Both of these are good points, but our tangential to the original point. The original point was to define sort of general guidelines as to what the average person could expect to pay on average for one year cost of maintenance on a motorcycle. Not talking about insurance, not talking about ROI, not talking about custom rigs, not talking about… Etc. etc.

Just on average, general guidelines, normal expectations… That sort of thing. That said, if you would like me to price out particular hardware for your particular bike I will need your… (wait for it) bike particulars.

No need to infer into this thread anything other than the text that was originally stated… Thanks
 

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OK, you sucked me back into this. An average bike does not exist. Every bike has its own costs and no statement will work for all of them. If you ride a 250cc starter bike that gets over 70 MPG you might break even with the annual costs of my Civic. If you are on a moped or a small Vespa you might do even better. If you ride one of the larger bikes that only get 40 to 50 MPG, my Civic gives me 38 MPG so where is the savings? 50 MPG is not all that bad for a "typical" bike. My '65 R-60 BMW (600cc) and my '81 Honda CX-500-C (500cc) both give me about that mileage. My 1731cc Victory Vision only gives me about 40 MPG. When you get right down to it the BMW means I must do custom work to fit something a simple as a brake pad because OEM replacements are no longer available. The same applies to that older Honda. Custom work is never cheap. I can buy off-the-shelf stuff for my Vision but that is the prices I quoted earlier that you didn't like to read about.
So tell me, what average or typical bike would you like to compare to owning a car?
 

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Discussion Starter #18
How did I suck you in???

Every person makes their own decisions about whether to participate in an online community and no one is provoking you to respond to anything if you don't want to. Man up and just say you want to participate! Own it! ;)

As to motorcylce versus car comparisons - I never made any such claim...I am just trying to figure out my annual expected maintenance costs, so put together a simple chart with T-CLOCS as my baseline and started looking at the average cost of parts for my bike.

Then I figured that the chart might be a helpful baseline that others could use to begin their own specific calculations. Never claimed or suggested that it be a universal chart that would fit every person in every scenario...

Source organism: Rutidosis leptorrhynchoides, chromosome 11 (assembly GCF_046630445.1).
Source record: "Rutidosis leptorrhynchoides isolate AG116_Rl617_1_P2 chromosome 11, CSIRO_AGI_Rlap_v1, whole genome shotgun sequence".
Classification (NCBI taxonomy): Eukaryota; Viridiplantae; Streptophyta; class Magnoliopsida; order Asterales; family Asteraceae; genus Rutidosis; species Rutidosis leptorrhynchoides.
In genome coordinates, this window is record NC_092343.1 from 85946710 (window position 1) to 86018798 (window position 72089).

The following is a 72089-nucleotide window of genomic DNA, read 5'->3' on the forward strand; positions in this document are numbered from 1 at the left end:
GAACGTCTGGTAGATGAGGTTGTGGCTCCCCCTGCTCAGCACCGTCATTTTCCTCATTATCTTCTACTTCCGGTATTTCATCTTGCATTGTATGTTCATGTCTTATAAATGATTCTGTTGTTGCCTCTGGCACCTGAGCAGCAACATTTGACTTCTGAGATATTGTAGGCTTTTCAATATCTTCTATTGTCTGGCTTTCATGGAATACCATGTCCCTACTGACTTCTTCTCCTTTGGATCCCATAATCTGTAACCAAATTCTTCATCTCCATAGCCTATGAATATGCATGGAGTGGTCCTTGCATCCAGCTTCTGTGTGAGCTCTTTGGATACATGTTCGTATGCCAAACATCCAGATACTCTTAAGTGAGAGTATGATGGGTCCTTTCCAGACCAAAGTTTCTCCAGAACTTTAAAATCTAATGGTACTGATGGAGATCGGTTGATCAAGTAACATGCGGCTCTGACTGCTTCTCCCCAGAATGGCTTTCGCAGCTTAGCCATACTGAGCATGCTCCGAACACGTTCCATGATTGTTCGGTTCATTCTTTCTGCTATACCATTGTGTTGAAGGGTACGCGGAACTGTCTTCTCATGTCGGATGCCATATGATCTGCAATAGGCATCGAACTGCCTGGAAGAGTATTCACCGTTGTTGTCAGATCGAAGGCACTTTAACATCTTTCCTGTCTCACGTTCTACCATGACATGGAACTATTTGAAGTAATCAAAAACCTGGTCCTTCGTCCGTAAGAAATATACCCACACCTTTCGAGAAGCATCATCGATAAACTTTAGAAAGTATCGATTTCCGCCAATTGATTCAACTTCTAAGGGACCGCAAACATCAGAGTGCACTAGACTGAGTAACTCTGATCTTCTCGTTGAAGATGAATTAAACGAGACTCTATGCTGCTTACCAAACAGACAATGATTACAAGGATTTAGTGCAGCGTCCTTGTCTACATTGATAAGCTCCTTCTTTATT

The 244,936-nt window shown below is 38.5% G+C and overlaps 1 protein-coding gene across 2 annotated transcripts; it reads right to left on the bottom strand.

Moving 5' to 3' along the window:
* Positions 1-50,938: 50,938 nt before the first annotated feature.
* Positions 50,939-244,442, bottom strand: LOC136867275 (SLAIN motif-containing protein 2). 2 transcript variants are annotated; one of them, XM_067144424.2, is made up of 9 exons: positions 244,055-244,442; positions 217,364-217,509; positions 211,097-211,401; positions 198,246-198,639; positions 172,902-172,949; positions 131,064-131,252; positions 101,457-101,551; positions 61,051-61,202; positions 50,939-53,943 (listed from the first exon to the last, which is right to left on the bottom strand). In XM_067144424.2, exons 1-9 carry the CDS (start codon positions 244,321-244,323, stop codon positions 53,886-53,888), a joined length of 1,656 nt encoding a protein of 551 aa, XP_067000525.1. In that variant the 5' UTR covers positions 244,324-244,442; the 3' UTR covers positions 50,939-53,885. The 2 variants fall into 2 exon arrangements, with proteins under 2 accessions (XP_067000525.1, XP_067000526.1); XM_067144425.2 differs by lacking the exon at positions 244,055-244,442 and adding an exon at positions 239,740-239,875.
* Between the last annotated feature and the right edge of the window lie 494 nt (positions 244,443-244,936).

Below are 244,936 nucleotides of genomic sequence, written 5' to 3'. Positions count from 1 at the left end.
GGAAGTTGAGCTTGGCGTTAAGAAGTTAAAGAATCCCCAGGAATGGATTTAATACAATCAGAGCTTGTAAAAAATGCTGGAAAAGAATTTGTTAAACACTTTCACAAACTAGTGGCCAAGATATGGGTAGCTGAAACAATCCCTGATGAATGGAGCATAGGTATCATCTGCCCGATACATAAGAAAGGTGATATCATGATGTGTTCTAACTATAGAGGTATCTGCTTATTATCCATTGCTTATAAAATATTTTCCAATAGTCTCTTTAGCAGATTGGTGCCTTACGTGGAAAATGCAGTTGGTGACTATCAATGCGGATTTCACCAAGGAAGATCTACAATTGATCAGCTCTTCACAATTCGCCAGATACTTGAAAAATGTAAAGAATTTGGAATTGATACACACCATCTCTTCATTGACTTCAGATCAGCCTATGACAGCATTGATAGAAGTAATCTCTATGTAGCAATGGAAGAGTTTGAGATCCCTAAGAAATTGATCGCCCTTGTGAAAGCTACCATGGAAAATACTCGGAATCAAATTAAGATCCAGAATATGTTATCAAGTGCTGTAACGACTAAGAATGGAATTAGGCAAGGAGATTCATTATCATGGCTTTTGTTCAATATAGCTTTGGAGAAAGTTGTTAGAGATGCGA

But, for the sake of discussion...what would you say the annual cost of owning a 2007 V Star Custom 650 is versus a 2005 Ford Escape 4WD V6 with a 2.3 liter engine...{hypothetically speaking of course)? ;)
 

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It''s not a very realistic chart though. You are saying 10 bucks for an oil change. (8.47 with your link)That covers one quart of oil. Most bikes take two quarts, plus then the oil filter and o ring. 185 is the going rate around my part for a bike place to do and oil change and inspection. For that price they do adjust brakes, clutch, things like that. But if I can get it for 50 bucks in OH, it might be worth a road trip (insert laughter here, anything that could get me on my bike may be worth it). I think it's great if you can maintain your bike on as little money as that, but the majority of the riders can't. But the joy of riding makes what money we do spend on it very enjoyable.....

I can't comment on the Ford escape, I'm a Chevy girl......:biggrin: And we don't wanna get into the Ford vs. Chevy debate;)
 

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Discussion Starter #20
It''s not a very realistic chart though. You are saying 10 bucks for an oil change. (8.47 with your link)That covers one quart of oil. Most bikes take two quarts, plus then the oil filter and o ring. 185 is the going rate around my part for a bike place to do and oil change and inspection. For that price they do adjust brakes, clutch, things like that. But if I can get it for 50 bucks in OH, it might be worth a road trip (insert laughter here, anything that could get me on my bike may be worth it). I think it's great if you can maintain your bike on as little money as that, but the majority of the riders can't. But the joy of riding makes what money we do spend on it very enjoyable.....

I can't comment on the Ford escape, I'm a Chevy girl......:biggrin: And we don't wanna get into the Ford vs. Chevy debate;)
Good stuff - didn't know it's a 2qt thing, so it sounds like $50 would be a more reasonable estimation for the DIY route? As for the road trip, come on over - bikers welcome! :)

As to Ford vs Chevy - I've owned several vendors of cars so no loyalty there, I go where the winds of finance blow me (or is that a bad term to use here? ;) )

Trying to remember my ownership history here, but I might be missing a few:

  • Ford Escort
  • Chevy S-10
  • Chevy Malibu
  • Chrysler Town and Country
  • Volkswagon Jetta
  • Subaru Outback
  • Honda Civic
  • Dodge Dakota v8 (that was fun
  • Ford Escape